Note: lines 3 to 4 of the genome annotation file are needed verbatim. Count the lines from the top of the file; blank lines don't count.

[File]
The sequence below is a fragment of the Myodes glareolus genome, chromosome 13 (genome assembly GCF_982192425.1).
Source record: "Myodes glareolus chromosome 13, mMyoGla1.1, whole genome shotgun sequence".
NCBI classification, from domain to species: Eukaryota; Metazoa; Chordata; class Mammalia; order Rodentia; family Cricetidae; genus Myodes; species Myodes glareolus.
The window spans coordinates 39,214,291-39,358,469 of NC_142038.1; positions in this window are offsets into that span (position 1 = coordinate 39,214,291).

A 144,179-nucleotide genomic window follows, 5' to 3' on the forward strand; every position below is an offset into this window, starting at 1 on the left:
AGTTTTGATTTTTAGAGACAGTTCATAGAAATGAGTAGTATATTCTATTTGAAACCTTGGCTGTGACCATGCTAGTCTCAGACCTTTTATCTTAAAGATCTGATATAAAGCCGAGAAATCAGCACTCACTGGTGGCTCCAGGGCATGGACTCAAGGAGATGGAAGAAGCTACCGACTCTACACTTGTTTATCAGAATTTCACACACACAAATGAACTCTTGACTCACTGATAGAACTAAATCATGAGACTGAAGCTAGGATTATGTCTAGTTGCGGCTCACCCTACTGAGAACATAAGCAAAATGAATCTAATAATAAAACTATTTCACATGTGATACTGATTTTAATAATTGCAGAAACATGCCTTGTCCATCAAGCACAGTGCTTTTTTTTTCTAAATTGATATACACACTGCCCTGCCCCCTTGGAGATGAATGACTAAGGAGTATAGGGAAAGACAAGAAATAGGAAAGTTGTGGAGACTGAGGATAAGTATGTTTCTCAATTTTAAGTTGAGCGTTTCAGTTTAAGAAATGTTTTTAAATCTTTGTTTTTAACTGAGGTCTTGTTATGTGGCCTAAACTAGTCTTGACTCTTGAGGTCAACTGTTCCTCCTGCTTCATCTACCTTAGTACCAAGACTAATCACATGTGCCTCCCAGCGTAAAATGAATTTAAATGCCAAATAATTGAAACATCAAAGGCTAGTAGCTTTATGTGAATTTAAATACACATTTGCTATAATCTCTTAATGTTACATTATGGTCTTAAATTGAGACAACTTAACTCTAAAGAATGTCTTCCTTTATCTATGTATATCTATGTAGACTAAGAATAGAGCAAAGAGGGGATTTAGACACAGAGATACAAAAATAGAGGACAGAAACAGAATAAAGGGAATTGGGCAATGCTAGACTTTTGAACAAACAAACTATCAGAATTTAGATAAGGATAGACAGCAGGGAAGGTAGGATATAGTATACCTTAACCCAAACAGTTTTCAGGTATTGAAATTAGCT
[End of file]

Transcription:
NCBI classification, from domain to species: Eukaryota; Metazoa; Chordata; class Mammalia; order Rodentia; family Cricetidae; genus Myodes; species Myodes glareolus.
The window spans coordinates 39,214,291-39,358,469 of NC_142038.1; positions in this window are offsets into that span (position 1 = coordinate 39,214,291).